Trinity researchers involved in new €5 million climate change project, Terrain-AI
Posted on: 15 December 2020
Researchers from Trinity are among a collaborative group seeking to improve our understanding of the impact of human activity on land use and how it relates to climate change as part of a new €5 million project, Terrain-AI.
The project has been co-funded by Microsoft Ireland and Science Foundation Ireland (SFI) and will be led by Maynooth University. Also involved are researchers from Teagasc, University College Dublin, Dublin City University, and University of Limerick.
The research will initially focus on test sites in Ireland with the aim of reducing global carbon levels by sharing the insights and models developed with other countries.
Leveraging the latest multimodal sensing technologies, IOT devices and the Microsoft Azure Cloud, the project will build artificial intelligence (AI) models that can inform more effective and sustainable management practices, leading to significant carbon reduction.
Matthew Saunders, Assistant Professor in Trinity’s School of Natural Sciences, said:
“In this project we will be working to better understand the role of peatlands and wetlands in climate mitigation and will be investigating the influence of land management, hydrology, ecology and climate on the carbon stocks and greenhouse gas dynamics of these ecosystems.
“In collaboration with the University of Limerick, Teagasc, Bord na Mona and Anuland we will combine in-situ measurements with earth observation data and modelling techniques to refine emission estimates from this land cover class and will contribute to developing sustainable management protocols for the conservation and rehabilitation of these ecosystems.”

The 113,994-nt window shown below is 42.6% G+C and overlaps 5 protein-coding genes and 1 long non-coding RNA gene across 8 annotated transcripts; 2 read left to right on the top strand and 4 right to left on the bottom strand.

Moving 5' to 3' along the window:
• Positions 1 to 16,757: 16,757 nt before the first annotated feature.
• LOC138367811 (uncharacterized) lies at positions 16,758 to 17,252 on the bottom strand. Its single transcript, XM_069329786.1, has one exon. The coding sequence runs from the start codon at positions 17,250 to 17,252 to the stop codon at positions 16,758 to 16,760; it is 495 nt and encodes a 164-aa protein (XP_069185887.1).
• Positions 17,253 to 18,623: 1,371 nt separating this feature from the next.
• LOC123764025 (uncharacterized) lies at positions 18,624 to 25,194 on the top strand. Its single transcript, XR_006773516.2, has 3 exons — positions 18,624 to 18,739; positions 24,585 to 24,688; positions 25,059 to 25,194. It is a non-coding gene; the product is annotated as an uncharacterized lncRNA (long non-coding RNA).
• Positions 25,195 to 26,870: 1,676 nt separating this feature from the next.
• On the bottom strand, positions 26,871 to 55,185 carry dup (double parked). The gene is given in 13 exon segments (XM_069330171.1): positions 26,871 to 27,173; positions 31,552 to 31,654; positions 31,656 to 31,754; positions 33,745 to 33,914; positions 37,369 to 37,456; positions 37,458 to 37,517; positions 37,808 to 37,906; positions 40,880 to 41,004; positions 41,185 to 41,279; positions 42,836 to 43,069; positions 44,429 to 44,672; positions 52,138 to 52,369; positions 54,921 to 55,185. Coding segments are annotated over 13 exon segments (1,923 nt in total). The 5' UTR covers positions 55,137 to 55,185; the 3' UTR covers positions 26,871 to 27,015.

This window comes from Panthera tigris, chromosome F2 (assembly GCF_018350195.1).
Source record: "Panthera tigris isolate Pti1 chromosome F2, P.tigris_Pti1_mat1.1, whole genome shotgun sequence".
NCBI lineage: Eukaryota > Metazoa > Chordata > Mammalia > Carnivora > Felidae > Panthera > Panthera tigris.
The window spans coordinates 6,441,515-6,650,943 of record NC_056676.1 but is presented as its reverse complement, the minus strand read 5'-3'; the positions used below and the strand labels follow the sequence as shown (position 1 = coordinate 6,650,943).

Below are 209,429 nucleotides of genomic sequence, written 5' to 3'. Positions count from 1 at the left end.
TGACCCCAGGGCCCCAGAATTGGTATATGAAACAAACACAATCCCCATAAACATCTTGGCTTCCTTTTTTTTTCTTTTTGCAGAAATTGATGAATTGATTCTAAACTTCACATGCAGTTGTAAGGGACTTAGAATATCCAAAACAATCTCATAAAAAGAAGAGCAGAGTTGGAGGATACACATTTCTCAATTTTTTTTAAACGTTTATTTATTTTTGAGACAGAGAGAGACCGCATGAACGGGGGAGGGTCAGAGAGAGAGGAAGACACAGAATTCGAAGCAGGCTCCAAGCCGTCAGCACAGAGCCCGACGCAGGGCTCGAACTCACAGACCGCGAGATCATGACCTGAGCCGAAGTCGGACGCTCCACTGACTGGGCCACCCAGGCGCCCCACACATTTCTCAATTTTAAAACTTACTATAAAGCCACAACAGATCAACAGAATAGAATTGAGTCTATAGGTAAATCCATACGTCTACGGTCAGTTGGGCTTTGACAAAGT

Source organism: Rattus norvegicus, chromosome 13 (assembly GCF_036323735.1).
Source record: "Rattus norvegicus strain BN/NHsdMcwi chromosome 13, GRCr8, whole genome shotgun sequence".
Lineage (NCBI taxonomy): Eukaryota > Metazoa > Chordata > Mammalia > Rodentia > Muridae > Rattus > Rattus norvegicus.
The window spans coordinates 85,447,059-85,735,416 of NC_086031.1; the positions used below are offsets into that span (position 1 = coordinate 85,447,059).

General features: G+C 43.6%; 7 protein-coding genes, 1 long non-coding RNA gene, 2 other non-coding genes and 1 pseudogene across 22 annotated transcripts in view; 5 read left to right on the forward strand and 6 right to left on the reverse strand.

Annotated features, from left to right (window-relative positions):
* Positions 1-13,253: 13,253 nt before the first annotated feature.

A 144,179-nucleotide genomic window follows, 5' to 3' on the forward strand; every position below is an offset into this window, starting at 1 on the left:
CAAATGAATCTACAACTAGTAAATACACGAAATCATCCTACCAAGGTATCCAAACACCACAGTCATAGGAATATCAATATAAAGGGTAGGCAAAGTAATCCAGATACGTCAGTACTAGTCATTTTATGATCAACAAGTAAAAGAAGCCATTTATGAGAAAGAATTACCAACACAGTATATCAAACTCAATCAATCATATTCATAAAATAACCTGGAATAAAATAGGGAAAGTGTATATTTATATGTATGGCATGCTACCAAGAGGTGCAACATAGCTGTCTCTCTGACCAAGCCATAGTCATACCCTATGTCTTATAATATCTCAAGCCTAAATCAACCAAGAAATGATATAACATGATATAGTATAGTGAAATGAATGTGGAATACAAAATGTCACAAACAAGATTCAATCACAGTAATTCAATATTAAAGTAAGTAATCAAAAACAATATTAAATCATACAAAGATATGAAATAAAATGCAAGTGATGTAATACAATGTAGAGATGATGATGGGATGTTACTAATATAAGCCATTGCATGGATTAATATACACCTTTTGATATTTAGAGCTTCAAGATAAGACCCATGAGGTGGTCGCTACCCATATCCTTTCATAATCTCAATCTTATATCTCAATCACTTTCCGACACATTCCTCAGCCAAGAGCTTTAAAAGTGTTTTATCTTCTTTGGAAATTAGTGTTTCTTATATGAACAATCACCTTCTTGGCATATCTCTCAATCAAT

Brian Caulfield, Associate Professor in Trinity’s School of Engineering, added:
“My research will focus upon developing new ways to estimate transportation emissions. The project will use a powerful cloud computing platform that will bring together remote and static data sources to deepen our understanding of the sources of transport emissions in our country. To achieve this my team will work with Smart Dublin (Dublin City Council), Transport Infrastructure Ireland and the National Transport Authority, gathering several sources of data on our mobility to estimate emissions profiles.
“The transport sector is one of the largest contributors to our overall emissions and the research that will be conducted in this project will demonstrate pathways to meeting our national emissions targets in transport.”
Previously, much research in the general climate change assessment area has focused on individual land use types, or activities relating to a specific sector. However, Terrain-AI will integrate insights and data from multiple land types and multiple sectors into a modelling framework that will inform more effective policies to reduce carbon emissions.
It will also help to inform future land use practices that will achieve reduced carbon outputs such as, precision farming, carbon sequestration of grassland, and new approaches to public transport, or even tree planting in urban areas.